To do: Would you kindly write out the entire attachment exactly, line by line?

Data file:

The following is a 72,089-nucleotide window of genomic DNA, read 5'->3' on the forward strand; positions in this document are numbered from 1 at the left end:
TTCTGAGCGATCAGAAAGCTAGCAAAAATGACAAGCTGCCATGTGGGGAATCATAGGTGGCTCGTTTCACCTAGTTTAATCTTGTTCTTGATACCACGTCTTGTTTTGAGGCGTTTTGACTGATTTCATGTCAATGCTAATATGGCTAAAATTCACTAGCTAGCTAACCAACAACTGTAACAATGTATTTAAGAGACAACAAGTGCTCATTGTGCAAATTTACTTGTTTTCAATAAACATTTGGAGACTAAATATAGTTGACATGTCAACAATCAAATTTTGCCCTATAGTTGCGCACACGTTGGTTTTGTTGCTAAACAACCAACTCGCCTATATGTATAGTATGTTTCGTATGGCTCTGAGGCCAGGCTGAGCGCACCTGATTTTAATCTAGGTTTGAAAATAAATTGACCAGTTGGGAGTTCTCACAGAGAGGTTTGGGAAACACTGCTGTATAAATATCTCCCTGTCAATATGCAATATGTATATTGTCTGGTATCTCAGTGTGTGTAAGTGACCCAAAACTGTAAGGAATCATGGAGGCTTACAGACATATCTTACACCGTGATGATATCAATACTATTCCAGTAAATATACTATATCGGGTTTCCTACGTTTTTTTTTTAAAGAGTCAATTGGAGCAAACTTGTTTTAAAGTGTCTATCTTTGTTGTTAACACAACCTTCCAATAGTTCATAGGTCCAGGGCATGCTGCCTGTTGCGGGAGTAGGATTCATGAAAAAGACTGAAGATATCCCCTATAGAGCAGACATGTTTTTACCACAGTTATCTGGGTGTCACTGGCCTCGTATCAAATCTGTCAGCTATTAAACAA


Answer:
The following is a 72,089-nucleotide window of genomic DNA, read 5'->3' on the forward strand; positions in this document are numbered from 1 at the left end:
TTCTGAGCGATCAGAAAGCTAGCAAAAATGACAAGCTGCCATGTGGGGAATCATAGGTGGCTCGTTTCACCTAGTTTAATCTTGTTCTTGATACCACGTCTTGTTTTGAGGCGTTTTGACTGATTTCATGTCAATGCTAATATGGCTAAAATTCACTAGCTAGCTAACCAACAACTGTAACAATGTATTTAAGAGACAACAAGTGCTCATTGTGCAAATTTACTTGTTTTCAATAAACATTTGGAGACTAAATATAGTTGACATGTCAACAATCAAATTTTGCCCTATAGTTGCGCACACGTTGGTTTTGTTGCTAAACAACCAACTCGCCTATATGTATAGTATGTTTCGTATGGCTCTGAGGCCAGGCTGAGCGCACCTGATTTTAATCTAGGTTTGAAAATAAATTGACCAGTTGGGAGTTCTCACAGAGAGGTTTGGGAAACACTGCTGTATAAATATCTCCCTGTCAATATGCAATATGTATATTGTCTGGTATCTCAGTGTGTGTAAGTGACCCAAAACTGTAAGGAATCATGGAGGCTTACAGACATATCTTACACCGTGATGATATCAATACTATTCCAGTAAATATACTATATCGGGTTTCCTACGTTTTTTTTTTAAAGAGTCAATTGGAGCAAACTTGTTTTAAAGTGTCTATCTTTGTTGTTAACACAACCTTCCAATAGTTCATAGGTCCAGGGCATGCTGCCTGTTGCGGGAGTAGGATTCATGAAAAAGACTGAAGATATCCCCTATAGAGCAGACATGTTTTTACCACAGTTATCTGGGTGTCACTGGCCTCGTATCAAATCTGTCAGCTATTAAACAA